And that is a victory! We also need to crack down on identity theft, as many illegals are using stolen identities.
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Old 06-25-2012, 11:22 AM
 
Location: The Woods
16,455 posts, read 21,469,319 times
Reputation: 8410
Quote:
Originally Posted by Bruin Rick View Post
This was a great decision for the most part. If you read it carefully, it fully establishes that the Federal government is the SUPREME government and states must be submissive. Hopefully this will finally shut up the "states rights" fools. Now that the Republicans have failed to harrass the poor immigrants out of the country, we can get about the REAL job of fixing the immigration in this country including a limited amnesty.
Umm, no, that's not what they said. Article I of the Constitution states in part that Congress has the power: "To establish an uniform Rule of Naturalization, and uniform Laws on the subject of Bankruptcies throughout the United States;"

In short, the SCOTUS simply followed that. Immigration laws must be uniform across the Union and the power was given to Congress. States need not be submissive whatsoever. The SCOTUS also refused to strike down the portion of the law that was constitutional, namely, allowing police to question the immigration status of people they stop when they have legally justifiable reasons to. IOW, states can round up the illegals, but it will fall on the feds to prosecute them for immigration crimes.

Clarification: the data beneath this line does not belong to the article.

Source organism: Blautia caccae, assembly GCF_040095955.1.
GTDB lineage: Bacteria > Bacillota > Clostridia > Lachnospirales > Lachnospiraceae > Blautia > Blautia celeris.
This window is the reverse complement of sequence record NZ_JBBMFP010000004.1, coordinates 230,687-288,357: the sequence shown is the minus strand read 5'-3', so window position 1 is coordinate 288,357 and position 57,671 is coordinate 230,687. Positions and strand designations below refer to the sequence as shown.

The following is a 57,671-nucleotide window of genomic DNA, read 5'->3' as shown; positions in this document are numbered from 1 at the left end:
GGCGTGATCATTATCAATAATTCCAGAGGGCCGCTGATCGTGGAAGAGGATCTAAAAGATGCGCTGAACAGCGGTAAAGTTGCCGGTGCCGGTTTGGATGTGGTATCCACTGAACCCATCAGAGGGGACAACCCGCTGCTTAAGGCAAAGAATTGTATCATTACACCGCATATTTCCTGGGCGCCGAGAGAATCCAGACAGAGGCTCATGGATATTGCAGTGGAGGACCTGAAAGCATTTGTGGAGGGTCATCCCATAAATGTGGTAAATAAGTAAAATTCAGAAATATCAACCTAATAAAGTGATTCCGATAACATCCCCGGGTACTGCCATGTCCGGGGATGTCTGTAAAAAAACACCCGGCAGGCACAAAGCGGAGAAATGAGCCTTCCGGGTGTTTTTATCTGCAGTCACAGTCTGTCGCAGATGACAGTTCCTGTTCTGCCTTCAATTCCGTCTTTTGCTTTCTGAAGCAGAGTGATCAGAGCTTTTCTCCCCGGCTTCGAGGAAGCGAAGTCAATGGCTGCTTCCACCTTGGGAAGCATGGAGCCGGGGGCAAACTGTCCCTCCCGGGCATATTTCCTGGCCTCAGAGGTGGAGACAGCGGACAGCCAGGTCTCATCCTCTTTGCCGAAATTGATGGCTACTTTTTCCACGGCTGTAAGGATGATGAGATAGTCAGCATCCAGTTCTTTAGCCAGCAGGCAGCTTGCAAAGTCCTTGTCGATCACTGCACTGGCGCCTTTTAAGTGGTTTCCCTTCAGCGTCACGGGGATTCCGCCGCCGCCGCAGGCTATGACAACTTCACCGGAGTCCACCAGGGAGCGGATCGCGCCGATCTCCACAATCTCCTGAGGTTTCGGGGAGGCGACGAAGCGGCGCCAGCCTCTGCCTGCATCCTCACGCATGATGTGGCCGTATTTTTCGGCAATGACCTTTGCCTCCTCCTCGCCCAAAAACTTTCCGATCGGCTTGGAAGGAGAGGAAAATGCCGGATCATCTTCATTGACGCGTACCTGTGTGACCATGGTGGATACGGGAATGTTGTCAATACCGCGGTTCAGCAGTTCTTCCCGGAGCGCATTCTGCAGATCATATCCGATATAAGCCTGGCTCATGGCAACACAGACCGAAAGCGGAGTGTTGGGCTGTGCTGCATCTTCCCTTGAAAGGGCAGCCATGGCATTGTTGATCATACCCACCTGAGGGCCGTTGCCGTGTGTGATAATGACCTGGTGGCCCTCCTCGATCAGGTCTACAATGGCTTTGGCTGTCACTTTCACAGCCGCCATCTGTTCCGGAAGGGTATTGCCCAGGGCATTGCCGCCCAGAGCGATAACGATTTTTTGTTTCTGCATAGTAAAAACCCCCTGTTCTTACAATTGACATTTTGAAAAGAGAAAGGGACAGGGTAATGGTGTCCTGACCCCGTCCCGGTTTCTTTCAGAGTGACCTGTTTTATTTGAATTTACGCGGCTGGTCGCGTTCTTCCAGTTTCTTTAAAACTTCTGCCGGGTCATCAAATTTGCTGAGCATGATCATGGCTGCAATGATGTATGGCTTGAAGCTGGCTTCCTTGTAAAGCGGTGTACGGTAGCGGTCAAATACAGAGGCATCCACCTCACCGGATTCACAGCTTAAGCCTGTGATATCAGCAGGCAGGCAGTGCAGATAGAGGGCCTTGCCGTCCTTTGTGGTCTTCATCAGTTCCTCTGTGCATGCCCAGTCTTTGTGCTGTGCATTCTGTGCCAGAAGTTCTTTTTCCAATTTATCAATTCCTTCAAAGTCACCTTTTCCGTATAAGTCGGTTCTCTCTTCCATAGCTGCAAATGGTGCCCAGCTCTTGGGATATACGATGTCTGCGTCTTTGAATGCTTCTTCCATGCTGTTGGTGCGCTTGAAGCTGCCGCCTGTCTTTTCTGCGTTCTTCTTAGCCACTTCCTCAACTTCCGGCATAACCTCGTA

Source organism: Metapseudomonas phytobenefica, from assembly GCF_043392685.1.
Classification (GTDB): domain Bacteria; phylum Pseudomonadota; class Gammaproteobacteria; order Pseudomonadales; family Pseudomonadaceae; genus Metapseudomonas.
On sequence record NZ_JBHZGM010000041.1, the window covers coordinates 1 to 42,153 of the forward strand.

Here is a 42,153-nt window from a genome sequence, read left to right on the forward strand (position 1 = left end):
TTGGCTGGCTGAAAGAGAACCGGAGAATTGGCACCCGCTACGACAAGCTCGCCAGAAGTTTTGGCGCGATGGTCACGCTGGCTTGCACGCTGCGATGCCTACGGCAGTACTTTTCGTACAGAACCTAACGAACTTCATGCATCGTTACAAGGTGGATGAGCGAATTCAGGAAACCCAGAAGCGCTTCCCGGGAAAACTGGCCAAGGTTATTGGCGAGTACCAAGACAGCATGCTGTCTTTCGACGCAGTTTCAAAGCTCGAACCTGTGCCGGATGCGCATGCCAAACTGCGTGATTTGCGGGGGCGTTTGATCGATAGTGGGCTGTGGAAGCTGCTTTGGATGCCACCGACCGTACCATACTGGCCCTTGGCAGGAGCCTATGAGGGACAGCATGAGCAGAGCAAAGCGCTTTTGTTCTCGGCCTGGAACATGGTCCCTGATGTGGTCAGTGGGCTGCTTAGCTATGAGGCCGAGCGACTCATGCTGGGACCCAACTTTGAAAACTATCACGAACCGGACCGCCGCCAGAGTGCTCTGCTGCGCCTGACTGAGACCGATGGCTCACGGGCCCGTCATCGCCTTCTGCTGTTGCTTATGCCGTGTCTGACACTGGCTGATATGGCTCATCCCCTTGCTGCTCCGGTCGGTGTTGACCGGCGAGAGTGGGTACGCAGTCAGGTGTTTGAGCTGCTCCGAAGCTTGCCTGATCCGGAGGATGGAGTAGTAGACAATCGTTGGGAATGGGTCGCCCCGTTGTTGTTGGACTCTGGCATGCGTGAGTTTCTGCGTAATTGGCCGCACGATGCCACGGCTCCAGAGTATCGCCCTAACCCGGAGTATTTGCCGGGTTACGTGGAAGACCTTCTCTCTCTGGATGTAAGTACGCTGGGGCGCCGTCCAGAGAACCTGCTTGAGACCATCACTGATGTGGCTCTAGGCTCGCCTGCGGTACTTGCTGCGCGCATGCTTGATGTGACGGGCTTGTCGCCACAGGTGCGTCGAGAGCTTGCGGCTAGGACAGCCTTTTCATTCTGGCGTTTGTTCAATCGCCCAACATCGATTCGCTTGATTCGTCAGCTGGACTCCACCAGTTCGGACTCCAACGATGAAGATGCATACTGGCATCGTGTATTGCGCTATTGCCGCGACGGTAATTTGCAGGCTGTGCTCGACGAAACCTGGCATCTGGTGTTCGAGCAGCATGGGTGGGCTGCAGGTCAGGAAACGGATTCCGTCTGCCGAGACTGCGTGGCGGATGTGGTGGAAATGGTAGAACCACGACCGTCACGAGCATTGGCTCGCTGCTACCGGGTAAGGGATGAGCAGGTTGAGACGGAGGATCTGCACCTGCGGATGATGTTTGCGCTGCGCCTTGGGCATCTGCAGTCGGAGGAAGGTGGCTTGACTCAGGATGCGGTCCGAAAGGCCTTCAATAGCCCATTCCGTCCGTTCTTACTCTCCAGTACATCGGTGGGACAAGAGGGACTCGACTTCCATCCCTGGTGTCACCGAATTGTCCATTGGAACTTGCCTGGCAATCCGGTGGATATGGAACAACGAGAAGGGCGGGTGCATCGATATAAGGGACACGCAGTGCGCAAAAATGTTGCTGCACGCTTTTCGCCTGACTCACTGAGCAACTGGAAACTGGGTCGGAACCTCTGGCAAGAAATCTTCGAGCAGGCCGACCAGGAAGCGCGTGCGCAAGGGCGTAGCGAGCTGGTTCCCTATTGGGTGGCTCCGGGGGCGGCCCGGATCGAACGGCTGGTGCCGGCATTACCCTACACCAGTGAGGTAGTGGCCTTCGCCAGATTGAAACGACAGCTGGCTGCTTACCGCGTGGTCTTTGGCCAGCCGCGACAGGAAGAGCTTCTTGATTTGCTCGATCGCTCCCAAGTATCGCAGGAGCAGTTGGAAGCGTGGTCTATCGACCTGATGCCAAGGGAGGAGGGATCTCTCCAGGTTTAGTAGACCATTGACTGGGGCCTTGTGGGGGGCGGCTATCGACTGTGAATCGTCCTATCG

Amnesty? Maybe their home countries can give them amnesty when we deport them.
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Old 06-25-2012, 11:28 AM
 
1,150 posts, read 990,803 times
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Quote:
Originally Posted by chicagonut View Post
Sorry, but I don't think wanting our immigration laws respected and enforced is being a hardliner especially putting over 1 million of illegal foreigners into our workforce with work permits with millions of Americans out of work.